Despite the missionary work and generally deep gospel roots of the settlers, the Native American was ironically a far deeper spiritual individual. Everything had an eternal spirt. Thus, in contest with an enemy it did not suffice to merely kill the opponent. Their disposition in the next life or spirit world also needed consideration. Hence, bodies were divided, mutilated, and otherwise scarred. To the white people this was scandalous savage behavior despite making perfect sense to the native.

The settlers viewed the natural world as an asset whose sole purpose was to enrich mankind. They had no reservations about altering the earth to suit their purposes, nor did they believe that the wild game were spiritual beings and therefore they were perfectly content to hunt populations out of existence all the while wasting much of the carcasses. To the native observer, this was highly offensive to their sense of a higher power who benevolently organized the land and its creatures and placed the inhabitants in stewardship.

Those are just a few cultural items that were in opposition. There are many others. Add to those that one can't entirely generalize about the natives or the settlers. There was diversity within each major cultural group. Some natives embraced the white life style and some whites embraced the native lifestyle.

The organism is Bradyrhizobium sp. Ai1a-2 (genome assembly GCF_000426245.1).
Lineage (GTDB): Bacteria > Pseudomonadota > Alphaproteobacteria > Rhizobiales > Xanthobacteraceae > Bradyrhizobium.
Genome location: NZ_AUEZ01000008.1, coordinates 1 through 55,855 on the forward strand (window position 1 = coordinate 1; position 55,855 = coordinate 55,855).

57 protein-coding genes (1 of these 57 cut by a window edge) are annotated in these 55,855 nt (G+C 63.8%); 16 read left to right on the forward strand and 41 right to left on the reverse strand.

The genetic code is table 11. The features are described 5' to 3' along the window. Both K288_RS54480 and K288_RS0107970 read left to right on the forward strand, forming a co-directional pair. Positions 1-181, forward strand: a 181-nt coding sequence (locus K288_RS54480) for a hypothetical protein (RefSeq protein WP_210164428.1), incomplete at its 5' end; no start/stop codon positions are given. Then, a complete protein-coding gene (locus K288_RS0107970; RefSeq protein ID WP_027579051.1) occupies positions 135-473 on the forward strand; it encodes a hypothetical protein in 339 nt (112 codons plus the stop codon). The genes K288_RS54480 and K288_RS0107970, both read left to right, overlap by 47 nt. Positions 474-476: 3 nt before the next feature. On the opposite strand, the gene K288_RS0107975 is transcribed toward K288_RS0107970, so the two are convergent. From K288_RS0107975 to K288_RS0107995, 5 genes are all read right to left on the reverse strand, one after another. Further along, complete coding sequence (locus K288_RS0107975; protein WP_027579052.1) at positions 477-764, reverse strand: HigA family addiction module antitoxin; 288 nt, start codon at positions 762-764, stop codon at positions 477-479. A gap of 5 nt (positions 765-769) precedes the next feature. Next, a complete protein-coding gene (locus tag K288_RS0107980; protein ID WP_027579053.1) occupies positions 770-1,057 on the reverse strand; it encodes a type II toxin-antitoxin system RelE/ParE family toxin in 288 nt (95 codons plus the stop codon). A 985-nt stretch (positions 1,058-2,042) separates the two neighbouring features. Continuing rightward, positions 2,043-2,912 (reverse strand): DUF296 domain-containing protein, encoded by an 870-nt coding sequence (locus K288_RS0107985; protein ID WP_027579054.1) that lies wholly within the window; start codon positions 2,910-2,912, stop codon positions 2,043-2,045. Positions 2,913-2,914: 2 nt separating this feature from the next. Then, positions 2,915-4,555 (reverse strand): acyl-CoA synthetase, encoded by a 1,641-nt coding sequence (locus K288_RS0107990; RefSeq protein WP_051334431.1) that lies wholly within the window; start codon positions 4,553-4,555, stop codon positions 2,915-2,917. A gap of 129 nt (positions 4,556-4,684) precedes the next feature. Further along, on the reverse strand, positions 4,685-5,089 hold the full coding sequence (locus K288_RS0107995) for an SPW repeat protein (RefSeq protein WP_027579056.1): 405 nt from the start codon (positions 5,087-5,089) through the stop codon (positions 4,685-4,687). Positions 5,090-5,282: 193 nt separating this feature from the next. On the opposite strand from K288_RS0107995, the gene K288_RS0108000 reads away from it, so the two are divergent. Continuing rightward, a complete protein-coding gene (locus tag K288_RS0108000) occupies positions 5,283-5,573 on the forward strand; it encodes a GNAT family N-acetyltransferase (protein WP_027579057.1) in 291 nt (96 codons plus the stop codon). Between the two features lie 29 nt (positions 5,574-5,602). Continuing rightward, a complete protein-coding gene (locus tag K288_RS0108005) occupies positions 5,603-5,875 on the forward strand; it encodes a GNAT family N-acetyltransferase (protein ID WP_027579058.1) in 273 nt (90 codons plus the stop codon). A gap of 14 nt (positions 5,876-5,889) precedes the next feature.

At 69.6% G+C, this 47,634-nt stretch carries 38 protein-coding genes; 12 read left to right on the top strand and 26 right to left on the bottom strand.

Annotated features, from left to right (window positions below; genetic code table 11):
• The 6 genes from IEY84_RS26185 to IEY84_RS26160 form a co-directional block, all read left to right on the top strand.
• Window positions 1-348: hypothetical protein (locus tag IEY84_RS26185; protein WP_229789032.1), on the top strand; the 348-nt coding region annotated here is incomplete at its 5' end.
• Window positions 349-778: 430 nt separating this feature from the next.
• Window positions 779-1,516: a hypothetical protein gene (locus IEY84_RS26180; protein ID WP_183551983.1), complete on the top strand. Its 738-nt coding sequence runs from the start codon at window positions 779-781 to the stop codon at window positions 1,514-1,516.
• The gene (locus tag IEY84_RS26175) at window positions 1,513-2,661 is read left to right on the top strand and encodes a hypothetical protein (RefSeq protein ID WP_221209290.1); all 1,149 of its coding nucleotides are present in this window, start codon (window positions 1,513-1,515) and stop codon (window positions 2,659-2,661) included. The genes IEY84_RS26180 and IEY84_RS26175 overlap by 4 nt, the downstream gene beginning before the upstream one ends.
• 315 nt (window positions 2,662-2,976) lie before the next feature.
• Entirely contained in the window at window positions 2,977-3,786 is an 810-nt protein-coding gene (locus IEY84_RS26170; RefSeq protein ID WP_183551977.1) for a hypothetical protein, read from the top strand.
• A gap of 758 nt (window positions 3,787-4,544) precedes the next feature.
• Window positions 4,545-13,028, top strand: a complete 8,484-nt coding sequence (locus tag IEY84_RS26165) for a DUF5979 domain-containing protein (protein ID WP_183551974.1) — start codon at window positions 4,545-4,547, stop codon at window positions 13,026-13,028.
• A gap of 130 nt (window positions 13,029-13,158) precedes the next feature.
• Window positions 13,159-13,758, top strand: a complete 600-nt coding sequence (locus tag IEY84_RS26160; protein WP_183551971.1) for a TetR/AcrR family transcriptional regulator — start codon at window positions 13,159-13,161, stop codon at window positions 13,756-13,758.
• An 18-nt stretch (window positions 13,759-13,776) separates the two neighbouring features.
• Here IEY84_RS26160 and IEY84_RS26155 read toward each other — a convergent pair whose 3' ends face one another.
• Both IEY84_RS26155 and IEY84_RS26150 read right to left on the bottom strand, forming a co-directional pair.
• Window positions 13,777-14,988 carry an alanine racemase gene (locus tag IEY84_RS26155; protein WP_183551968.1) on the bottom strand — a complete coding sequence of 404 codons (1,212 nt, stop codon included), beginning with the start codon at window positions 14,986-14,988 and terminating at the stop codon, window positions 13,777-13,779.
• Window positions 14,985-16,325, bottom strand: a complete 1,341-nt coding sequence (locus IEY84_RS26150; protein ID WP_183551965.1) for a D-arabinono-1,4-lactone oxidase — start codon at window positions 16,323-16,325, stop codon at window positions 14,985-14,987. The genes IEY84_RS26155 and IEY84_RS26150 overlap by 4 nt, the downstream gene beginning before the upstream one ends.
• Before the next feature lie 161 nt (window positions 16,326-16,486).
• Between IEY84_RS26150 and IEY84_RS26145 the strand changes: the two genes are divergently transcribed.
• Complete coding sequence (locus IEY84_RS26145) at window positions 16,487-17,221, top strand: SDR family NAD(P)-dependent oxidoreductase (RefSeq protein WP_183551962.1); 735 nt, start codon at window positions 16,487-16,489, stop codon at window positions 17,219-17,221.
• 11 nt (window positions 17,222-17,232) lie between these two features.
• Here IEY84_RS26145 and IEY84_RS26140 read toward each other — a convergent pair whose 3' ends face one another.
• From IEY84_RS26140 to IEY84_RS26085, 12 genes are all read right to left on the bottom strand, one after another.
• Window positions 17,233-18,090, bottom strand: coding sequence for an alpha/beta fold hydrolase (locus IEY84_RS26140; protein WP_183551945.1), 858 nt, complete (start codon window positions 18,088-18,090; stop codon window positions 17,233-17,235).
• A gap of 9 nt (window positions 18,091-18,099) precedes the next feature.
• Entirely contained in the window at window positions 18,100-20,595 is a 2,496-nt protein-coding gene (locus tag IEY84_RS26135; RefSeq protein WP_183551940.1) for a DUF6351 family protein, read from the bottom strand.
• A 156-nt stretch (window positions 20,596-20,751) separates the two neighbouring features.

Perhaps the solution to the op is dependent on what one's affiliation was. If you were an outsider, then the actions made no sense and could only be described as savage. If however, you were a native then the conflicts between tribes made logical sense, or if you were a settler than the white's actions made sense. It is a sad historical irony that only when the American Indian was near extinction in the late 19th century did the public begin to take an interest in the natives as people and develop some respect for their wisdom and way of life. Kind of reminds me of what Churchill was supposed to have said... You can depend upon the Americans to do the right thing. But only after they have exhausted ever other possibility.
 
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Aug 2018
515
Southern Indiana
The settlers viewed the natural world as an asset whose sole purpose was to enrich mankind. They had no reservations about altering the earth to suit their purposes, nor did they believe that the wild game were spiritual beings and therefore they were perfectly content to hunt populations out of existence all the while wasting much of the carcasses. To the native observer, this was highly offensive to their sense of a higher power who benevolently organized the land and its creatures and placed the inhabitants in stewardship.